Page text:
Calgary mall defends use of facial-recognition technology after customer discovers they’re being watched
If you’re lost in Calgary’s Chinook Centre and decide to check in at the shopping mall’s directory to find your way to your favourite shop, be aware that the directory could be getting information from you in return.
Chinook Centre is one of two shopping malls in Calgary using facial recognition software which is hidden in the mall directories, according to Chinook parent company Cadillac Fairview (CF). The second is Market Mall.
News of the software came to light after a shopper saw a window on a directory at the Chinook Centre that showed what appeared to be facial-recognition data, including codes like “gender/inception” and “age/inception.”
The shopper posted a photo of the window on Reddit, which sparked a wide-ranging discussion about the privacy of the mall’s customers along with issues to do with consent.
The software features a camera that sits behind the digital directories, CF spokesperson Janine Ramparas said in an emailed statement on Thursday. It’s meant to “provide traffic analysis to help us understand usage patterns and continuously create a better shopper experience.”
Ramparas said the cameras don’t record or store any of the information they record, therefore CF doesn’t need consent to gather your data while you’re getting your bearings.
“The directory unit contains software that counts people using the directory via the camera,” she said.
“In June, we began testing software that tries to predict approximate age and gender to further understand the usage of our directories, and with this, still no video or photo feed is recorded or stored.”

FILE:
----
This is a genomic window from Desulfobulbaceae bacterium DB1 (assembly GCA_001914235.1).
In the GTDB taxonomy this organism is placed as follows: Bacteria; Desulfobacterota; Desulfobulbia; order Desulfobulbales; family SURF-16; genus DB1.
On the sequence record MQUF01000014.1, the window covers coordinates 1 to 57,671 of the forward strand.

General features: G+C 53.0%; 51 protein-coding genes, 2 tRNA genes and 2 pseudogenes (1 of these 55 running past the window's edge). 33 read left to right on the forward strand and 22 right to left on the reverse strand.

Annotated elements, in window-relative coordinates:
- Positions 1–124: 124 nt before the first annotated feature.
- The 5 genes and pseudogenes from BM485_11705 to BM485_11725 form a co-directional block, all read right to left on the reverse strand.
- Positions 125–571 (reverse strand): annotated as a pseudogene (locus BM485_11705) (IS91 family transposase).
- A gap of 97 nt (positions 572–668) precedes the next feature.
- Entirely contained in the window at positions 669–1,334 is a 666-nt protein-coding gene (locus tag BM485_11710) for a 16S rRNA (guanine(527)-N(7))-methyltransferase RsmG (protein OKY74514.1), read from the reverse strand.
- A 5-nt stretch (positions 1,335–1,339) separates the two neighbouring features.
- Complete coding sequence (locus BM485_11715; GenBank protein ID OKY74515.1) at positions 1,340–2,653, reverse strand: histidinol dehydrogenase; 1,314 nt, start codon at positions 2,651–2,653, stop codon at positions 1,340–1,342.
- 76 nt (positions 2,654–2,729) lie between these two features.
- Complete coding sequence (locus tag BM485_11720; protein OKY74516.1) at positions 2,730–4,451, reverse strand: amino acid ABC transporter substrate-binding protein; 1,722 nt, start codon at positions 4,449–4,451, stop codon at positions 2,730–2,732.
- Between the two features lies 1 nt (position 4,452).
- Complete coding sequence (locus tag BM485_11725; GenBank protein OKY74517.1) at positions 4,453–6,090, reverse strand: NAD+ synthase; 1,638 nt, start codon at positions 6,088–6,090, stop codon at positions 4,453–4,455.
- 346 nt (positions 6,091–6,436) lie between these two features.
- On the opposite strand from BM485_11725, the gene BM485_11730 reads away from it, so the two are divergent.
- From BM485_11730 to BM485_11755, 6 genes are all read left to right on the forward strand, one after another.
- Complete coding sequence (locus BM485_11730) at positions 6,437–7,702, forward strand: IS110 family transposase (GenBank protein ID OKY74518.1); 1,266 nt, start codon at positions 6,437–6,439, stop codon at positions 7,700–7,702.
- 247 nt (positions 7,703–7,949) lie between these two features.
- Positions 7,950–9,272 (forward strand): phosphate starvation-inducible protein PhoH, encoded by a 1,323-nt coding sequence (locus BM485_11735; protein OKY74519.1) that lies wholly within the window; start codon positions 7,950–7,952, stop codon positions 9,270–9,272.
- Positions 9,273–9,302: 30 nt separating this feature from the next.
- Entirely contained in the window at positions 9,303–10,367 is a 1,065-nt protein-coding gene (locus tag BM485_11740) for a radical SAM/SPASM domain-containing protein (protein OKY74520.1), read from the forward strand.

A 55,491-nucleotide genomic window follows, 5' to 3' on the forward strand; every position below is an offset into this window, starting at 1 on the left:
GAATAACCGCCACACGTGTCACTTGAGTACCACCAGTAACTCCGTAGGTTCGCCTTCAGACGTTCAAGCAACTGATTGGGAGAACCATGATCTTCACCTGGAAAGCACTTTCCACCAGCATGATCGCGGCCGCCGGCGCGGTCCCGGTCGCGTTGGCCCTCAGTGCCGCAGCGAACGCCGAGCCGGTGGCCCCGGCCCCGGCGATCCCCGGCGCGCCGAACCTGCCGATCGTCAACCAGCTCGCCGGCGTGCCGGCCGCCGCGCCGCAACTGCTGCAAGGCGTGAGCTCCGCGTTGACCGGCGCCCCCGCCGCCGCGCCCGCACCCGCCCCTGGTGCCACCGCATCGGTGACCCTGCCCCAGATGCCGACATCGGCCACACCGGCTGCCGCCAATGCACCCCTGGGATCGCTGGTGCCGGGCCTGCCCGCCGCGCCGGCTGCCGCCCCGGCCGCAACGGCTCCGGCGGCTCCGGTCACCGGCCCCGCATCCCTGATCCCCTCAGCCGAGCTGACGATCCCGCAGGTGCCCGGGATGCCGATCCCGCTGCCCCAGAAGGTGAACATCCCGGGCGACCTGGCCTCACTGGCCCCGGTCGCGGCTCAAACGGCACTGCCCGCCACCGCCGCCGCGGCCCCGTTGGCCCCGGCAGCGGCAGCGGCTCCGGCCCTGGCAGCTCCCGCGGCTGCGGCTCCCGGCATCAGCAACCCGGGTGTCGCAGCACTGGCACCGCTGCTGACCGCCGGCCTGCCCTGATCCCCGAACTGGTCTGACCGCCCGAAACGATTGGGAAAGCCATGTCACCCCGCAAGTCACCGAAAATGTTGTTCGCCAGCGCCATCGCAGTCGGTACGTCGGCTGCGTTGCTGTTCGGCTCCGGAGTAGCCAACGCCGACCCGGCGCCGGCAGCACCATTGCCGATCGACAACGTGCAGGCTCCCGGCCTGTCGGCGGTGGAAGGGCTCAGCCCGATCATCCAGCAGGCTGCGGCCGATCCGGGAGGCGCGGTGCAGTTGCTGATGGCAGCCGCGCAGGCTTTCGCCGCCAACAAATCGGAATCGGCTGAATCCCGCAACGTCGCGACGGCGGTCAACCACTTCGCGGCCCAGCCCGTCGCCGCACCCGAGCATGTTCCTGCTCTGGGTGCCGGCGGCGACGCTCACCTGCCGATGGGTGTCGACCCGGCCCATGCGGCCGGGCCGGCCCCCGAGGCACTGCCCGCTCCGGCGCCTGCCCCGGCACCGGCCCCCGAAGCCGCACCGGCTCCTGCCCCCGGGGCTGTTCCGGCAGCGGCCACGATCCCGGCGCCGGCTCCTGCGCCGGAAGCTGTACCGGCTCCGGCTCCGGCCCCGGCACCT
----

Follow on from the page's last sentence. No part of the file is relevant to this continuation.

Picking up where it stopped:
Ramparas wouldn’t say how the approximate ages of shoppers are estimated or speak to how exactly the data is used to enhance the shopping experience at the mall.
CF would not confirm whether the facial recognition technology was used in malls outside the city.
For Brenda McPhail with the Canadian Civil Liberties Association, the fact the data isn’t stored isn’t really enough to justify not getting customers’ consent.
“I think any time a surveillance technology is used on people without telling them about it or giving them an opportunity to consent, it raises questions of privacy rights and civil liberties,” she said in an interview with Global News.
McPhail said it’s also troublesome that the mall seems to have come up with its own definition of what constitutes an invasion of privacy. She also expressed concern over the facial recognition technology being hidden in the directory rather than made public knowledge and therefore open to public analysis
“My understanding of the Alberta Personal Information Protection Act is that consent is not just required for collection of personal information but also for its use.”
CF operates several shopping centres and other developments like condos and office towers across Canada including in Toronto and Montreal.
— With files from Spencer Gallichan-Lowe
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